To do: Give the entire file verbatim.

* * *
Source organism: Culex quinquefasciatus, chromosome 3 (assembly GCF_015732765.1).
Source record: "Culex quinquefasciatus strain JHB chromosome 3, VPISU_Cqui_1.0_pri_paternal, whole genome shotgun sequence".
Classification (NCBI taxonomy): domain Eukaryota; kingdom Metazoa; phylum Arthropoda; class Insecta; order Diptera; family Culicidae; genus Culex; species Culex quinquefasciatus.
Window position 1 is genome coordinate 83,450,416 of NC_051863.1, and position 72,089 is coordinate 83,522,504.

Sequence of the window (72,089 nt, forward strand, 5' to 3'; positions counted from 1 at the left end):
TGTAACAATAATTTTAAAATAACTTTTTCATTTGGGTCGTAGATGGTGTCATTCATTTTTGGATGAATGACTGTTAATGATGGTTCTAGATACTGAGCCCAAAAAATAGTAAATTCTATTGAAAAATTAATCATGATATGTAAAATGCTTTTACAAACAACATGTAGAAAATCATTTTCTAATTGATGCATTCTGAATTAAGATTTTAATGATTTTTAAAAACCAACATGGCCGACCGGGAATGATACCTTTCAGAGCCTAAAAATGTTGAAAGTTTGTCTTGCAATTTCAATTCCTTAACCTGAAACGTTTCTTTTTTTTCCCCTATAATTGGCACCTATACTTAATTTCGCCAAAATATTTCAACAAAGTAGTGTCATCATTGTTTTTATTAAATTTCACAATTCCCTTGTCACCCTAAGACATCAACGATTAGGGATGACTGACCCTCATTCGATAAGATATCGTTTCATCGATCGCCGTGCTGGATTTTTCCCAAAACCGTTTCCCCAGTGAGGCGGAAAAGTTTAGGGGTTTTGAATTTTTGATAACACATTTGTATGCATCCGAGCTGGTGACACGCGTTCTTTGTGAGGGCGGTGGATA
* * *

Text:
Source organism: Culex quinquefasciatus, chromosome 3 (assembly GCF_015732765.1).
Source record: "Culex quinquefasciatus strain JHB chromosome 3, VPISU_Cqui_1.0_pri_paternal, whole genome shotgun sequence".
Classification (NCBI taxonomy): domain Eukaryota; kingdom Metazoa; phylum Arthropoda; class Insecta; order Diptera; family Culicidae; genus Culex; species Culex quinquefasciatus.
Window position 1 is genome coordinate 83,450,416 of NC_051863.1, and position 72,089 is coordinate 83,522,504.

Sequence of the window (72,089 nt, forward strand, 5' to 3'; positions counted from 1 at the left end):
TGTAACAATAATTTTAAAATAACTTTTTCATTTGGGTCGTAGATGGTGTCATTCATTTTTGGATGAATGACTGTTAATGATGGTTCTAGATACTGAGCCCAAAAAATAGTAAATTCTATTGAAAAATTAATCATGATATGTAAAATGCTTTTACAAACAACATGTAGAAAATCATTTTCTAATTGATGCATTCTGAATTAAGATTTTAATGATTTTTAAAAACCAACATGGCCGACCGGGAATGATACCTTTCAGAGCCTAAAAATGTTGAAAGTTTGTCTTGCAATTTCAATTCCTTAACCTGAAACGTTTCTTTTTTTTCCCCTATAATTGGCACCTATACTTAATTTCGCCAAAATATTTCAACAAAGTAGTGTCATCATTGTTTTTATTAAATTTCACAATTCCCTTGTCACCCTAAGACATCAACGATTAGGGATGACTGACCCTCATTCGATAAGATATCGTTTCATCGATCGCCGTGCTGGATTTTTCCCAAAACCGTTTCCCCAGTGAGGCGGAAAAGTTTAGGGGTTTTGAATTTTTGATAACACATTTGTATGCATCCGAGCTGGTGACACGCGTTCTTTGTGAGGGCGGTGGATA